The WHO began to study the health effects of electric- and magnetic-field radiation (EMF) in 1996 under the direction of Michael Repacholi, an Australian biophysicist. Although Repacholi claimed on disclosure forms that he was “independent” of corporate influence, in fact Motorola had funded his research: While Repacholi was director of the WHO’s EMF program, Motorola paid $50,000 a year to his former employer, the Royal Adelaide Hospital, which then transferred the money to the WHO program. When journalists exposed the payments, Repacholi denied that there was anything untoward about them because Motorola had not paid him personally. Eventually, Motorola’s payments were bundled with other industry contributions and funneled through the Mobile and Wireless Forum, a trade association that gave the WHO’s program $150,000 annually. In 1999, Repacholi helped engineer a WHO statement that “EMF exposures below the limits recommended in international guidelines do not appear to have any known consequence on health.”

Two wireless trade associations contributed $4.7 million to the Interphone study launched by the WHO’s International Agency for Cancer Research in 2000. That $4.7 million represented 20 percent of the $24 million budget for the Interphone study, which convened 21 scientists from 13 countries to explore possible links between cell phones and two common types of brain tumor: glioma and meningioma. The money was channeled through a “firewall” mechanism intended to prevent corporate influence on the IACR’s findings, but whether such firewalls work is debatable. “Industry sponsors know [which scientists] receive funding; sponsored scientists know who provides funding,” Dariusz Leszczynski, an adjunct professor of biochemistry at the University of Helsinki, has explained.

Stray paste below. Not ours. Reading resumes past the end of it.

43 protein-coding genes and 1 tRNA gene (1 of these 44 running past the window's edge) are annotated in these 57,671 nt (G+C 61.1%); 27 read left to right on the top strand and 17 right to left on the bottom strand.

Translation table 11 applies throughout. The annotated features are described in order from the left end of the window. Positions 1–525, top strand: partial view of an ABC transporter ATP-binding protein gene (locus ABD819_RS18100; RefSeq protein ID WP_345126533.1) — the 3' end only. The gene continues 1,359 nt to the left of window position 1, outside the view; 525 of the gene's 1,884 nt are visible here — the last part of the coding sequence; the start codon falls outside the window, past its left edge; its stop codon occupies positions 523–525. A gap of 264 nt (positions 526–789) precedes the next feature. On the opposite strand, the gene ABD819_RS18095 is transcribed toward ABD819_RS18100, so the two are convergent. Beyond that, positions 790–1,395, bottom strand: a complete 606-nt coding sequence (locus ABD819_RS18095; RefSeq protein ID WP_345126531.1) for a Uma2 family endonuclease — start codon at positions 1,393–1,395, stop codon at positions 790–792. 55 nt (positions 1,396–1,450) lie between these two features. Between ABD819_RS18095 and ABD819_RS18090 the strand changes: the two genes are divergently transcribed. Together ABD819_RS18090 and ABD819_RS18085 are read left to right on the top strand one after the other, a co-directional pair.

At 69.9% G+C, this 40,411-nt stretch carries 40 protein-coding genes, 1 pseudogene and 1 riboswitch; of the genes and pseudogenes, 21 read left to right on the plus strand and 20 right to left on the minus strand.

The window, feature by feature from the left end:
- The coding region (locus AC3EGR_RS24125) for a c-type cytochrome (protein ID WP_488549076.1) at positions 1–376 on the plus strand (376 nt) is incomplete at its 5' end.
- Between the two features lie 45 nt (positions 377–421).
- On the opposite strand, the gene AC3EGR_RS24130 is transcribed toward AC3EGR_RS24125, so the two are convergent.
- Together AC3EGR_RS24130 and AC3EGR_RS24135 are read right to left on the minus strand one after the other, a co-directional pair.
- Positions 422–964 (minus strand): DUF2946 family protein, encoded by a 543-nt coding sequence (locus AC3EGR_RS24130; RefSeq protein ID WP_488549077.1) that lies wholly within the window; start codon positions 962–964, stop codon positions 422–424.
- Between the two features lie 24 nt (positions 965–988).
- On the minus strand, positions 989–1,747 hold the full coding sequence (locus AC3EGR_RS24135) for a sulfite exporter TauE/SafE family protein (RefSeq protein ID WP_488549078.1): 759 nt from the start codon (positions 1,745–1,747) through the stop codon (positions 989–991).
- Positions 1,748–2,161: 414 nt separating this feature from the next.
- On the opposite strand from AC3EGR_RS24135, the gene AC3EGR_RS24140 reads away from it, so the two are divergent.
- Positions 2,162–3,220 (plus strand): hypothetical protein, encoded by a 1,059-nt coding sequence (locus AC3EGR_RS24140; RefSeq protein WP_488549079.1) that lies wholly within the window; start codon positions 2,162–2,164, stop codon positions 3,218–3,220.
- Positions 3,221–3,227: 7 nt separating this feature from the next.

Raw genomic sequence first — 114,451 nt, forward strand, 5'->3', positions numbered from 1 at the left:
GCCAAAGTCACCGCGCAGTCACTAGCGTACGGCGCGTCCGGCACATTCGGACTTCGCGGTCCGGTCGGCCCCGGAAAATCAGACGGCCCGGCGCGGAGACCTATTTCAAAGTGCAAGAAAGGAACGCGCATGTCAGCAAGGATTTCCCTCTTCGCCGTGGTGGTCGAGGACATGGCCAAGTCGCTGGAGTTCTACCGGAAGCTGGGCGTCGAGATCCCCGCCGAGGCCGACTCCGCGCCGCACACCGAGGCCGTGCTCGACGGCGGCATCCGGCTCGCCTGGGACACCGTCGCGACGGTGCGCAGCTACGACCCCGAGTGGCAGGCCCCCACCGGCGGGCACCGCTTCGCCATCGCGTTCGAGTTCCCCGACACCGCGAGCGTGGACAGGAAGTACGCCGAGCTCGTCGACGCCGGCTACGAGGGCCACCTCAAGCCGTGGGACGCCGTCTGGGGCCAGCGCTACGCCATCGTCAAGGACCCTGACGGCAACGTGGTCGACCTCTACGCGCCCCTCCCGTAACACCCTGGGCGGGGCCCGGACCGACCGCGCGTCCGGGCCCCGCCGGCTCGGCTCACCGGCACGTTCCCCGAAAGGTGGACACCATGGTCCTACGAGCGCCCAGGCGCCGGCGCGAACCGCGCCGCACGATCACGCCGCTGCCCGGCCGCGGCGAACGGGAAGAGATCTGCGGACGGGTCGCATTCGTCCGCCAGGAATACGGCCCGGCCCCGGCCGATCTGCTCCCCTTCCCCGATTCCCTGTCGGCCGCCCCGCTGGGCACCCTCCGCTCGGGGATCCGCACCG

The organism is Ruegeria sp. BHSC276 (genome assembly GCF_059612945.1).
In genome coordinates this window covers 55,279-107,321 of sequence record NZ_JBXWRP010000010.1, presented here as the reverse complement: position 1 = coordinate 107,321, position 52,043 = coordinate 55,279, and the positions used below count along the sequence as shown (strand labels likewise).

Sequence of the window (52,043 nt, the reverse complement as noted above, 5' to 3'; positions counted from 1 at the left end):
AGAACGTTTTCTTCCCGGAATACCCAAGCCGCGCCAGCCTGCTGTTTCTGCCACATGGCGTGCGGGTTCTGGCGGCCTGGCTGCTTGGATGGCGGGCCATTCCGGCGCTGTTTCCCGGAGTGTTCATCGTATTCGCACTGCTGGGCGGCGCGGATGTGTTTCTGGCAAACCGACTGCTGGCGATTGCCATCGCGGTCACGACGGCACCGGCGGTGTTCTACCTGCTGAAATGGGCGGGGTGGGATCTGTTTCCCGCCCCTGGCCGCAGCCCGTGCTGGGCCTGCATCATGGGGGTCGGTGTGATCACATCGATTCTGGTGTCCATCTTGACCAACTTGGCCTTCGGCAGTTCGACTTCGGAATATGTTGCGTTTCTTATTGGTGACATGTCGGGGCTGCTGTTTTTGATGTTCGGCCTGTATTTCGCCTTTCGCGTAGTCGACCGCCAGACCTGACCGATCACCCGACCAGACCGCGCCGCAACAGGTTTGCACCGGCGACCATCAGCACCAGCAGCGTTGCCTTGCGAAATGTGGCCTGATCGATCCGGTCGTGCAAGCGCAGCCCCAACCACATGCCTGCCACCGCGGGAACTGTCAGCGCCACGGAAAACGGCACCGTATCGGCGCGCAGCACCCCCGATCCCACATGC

To be sure, the industry could not have been pleased with some of the Interphone study’s conclusions. The study found that the heaviest cell-phone users were 80 percent more likely to develop glioma. (The initial finding of 40 percent was increased to 80 to correct for selection bias.) The Interphone study also concluded that individuals who had owned a cell phone for 10 years or longer saw their risk of glioma increase by nearly 120 percent. However, the study did not find any increased risk for individuals who used their cell phones less frequently; nor was there evidence of any connection with meningioma.

When the Interphone conclusions were released in 2010, industry spokespeople blunted their impact by deploying what experts on lying call “creative truth-telling.” “Interphone’s conclusion of no overall increased risk of brain cancer is consistent with conclusions reached in an already large body of scientific research on this subject,” John Walls, the vice president for public affairs at the CTIA, told reporters. The wiggle word here is “overall”: Since some of the Interphone studies did not find increased brain-cancer rates, stipulating “overall” allowed Walls to ignore those that did. The misleading spin confused enough news organizations that their coverage of the Interphone study was essentially reassuring to the industry’s customers. The Wall Street Journal announced “Cell Phone Study Sends Fuzzy Signal on Cancer Risk,” while the BBC’s headline declared: “No Proof of Mobile Cancer Risk.”

The industry’s $4.7 million contribution to the WHO appears to have had its most telling effect in May 2011, when the WHO convened scientists in Lyon, France, to discuss how to classify the cancer risk posed by cell phones. The industry not only secured “observer” status at Lyon for three of its trade associations; it placed two industry-funded experts on the working group that would debate the classification, as well as additional experts among the “invited specialists” who advised the group.